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Dialysis Diet

Medically reviewed by Drugs.com. Last updated on Apr 2, 2024.

What is a dialysis diet?

Dialysis is a treatment that removes waste from your blood when your kidneys can no longer do this. A dialysis diet also helps to decrease the amount of waste that builds up in your blood. Your dietitian will help you create a meal plan with the right amount of nutrients. Your diet may change over time based on your weight, blood test results, and other reasons. You may also need to make changes if you have other health problems, such as diabetes.

What changes do I need to make if I receive hemodialysis?

You will need to limit potassium, phosphorus, sodium, and liquid in your diet. You may be able to have more protein than you did before you started dialysis. It may be hard to eat enough food. Your dietitian may suggest that you add extra calories if you lose weight. You can get extra calories by adding sugar, jelly, jam, honey, or syrup to foods. You can also add healthy fats, such as canola oil, olive oil, or soft margarine. If you have diabetes, ask your dietitian how to add calories.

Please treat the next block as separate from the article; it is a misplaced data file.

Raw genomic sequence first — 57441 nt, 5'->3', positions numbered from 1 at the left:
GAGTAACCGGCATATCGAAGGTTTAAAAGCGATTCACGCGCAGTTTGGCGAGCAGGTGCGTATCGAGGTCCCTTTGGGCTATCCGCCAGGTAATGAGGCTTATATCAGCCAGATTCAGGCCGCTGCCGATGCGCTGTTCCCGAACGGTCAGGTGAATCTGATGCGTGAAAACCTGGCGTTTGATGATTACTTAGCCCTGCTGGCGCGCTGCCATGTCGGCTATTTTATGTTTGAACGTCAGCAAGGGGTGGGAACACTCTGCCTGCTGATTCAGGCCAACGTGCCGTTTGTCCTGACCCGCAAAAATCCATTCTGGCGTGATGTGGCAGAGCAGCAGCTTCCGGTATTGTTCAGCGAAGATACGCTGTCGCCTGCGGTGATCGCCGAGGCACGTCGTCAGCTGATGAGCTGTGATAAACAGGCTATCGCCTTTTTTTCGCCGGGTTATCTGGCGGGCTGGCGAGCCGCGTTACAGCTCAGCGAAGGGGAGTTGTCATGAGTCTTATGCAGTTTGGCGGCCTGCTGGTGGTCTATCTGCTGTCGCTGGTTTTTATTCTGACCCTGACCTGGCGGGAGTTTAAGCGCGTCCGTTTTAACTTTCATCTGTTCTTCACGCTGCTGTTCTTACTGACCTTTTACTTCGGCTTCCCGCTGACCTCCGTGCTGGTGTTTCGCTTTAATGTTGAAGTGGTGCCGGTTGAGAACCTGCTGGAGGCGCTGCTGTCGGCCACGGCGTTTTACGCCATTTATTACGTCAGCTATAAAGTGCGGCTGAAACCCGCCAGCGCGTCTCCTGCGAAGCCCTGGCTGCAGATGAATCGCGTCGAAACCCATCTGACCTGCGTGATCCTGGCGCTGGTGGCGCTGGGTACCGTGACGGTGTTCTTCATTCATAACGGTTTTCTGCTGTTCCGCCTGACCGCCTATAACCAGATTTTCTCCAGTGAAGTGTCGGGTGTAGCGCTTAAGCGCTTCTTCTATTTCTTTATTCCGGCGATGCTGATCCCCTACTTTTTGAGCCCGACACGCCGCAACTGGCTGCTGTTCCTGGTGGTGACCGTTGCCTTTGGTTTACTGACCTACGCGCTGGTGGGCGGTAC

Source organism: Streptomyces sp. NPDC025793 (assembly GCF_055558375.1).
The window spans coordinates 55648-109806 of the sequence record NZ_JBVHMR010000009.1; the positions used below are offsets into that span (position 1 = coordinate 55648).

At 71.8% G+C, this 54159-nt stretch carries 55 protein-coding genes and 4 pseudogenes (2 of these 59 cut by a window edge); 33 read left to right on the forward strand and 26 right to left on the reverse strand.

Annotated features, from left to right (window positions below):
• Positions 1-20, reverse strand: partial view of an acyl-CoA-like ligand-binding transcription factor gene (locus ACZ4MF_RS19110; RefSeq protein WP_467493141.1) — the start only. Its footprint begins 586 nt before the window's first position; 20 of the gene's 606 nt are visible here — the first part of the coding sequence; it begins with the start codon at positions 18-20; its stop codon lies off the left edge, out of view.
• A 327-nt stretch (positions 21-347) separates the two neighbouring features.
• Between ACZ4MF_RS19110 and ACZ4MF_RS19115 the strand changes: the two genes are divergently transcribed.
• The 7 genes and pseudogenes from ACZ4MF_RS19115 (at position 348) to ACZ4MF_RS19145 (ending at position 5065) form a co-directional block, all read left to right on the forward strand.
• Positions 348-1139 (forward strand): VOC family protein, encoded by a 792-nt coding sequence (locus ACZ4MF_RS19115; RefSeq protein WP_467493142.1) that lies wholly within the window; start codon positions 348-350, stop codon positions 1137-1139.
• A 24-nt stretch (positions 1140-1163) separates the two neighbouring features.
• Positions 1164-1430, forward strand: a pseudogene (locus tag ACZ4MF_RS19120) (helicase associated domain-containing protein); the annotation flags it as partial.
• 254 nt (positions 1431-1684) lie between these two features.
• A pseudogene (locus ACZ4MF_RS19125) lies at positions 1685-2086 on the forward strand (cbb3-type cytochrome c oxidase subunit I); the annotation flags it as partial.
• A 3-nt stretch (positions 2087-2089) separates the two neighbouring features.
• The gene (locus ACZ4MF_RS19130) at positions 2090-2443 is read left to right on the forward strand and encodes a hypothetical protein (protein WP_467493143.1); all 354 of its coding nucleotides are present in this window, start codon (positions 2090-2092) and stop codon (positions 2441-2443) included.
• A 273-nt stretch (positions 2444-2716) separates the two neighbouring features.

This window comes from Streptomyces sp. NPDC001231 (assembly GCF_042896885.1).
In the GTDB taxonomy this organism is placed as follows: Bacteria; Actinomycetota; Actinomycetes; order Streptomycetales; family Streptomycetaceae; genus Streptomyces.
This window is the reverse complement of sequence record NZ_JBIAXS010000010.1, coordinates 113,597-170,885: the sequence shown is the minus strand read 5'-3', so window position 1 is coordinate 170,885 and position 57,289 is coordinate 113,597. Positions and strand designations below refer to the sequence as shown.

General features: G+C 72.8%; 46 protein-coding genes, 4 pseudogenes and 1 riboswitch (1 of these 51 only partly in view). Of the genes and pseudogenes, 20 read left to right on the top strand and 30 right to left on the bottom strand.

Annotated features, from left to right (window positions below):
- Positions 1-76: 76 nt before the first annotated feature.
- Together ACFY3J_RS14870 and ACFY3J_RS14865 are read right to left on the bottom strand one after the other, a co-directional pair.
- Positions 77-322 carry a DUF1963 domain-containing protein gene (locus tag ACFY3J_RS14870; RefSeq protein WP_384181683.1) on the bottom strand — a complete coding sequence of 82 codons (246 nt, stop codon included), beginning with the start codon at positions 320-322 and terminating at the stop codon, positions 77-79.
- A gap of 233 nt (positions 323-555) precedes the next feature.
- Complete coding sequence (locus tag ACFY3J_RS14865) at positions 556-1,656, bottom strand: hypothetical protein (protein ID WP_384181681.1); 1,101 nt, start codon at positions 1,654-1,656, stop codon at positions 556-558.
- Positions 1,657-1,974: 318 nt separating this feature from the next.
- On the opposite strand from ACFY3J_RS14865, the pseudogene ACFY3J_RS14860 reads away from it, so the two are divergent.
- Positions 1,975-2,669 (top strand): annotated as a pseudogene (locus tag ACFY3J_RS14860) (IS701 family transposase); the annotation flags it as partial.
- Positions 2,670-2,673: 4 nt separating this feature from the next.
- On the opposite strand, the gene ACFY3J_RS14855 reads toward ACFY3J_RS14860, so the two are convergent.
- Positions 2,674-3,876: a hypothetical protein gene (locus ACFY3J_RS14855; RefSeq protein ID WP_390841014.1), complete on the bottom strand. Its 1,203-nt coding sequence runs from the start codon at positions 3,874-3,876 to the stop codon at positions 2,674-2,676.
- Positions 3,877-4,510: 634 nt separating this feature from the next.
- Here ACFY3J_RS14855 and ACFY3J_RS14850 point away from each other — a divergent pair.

What changes do I need to make if I receive peritoneal dialysis?

You will need to limit phosphorus and sodium . You may also need to limit liquid if your body is retaining fluid. You may need to decrease or increase potassium, depending on your blood levels. You will also need extra protein because protein is lost through your treatments.

What foods can I include?

Your dietitian will tell you how many servings you can have from each of the food groups below. The approximate amount of these nutrients is listed next to each food group. Read the food label to find the exact amount.

What foods should I limit or avoid?

The foods you need to limit depend on whether you are on hemodialysis or peritoneal dialysis. Ask your healthcare provider which of the following foods you should limit.

What other guidelines should I follow?

When should I contact my healthcare provider?

Care Agreement

You have the right to help plan your care. Discuss treatment options with your healthcare provider to decide what care you want to receive. You always have the right to refuse treatment. The above information is an educational aid only. It is not intended as medical advice for individual conditions or treatments. Talk to your doctor, nurse or pharmacist before following any medical regimen to see if it is safe and effective for you.

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Further information

Always consult your healthcare provider to ensure the information displayed on this page applies to your personal circumstances.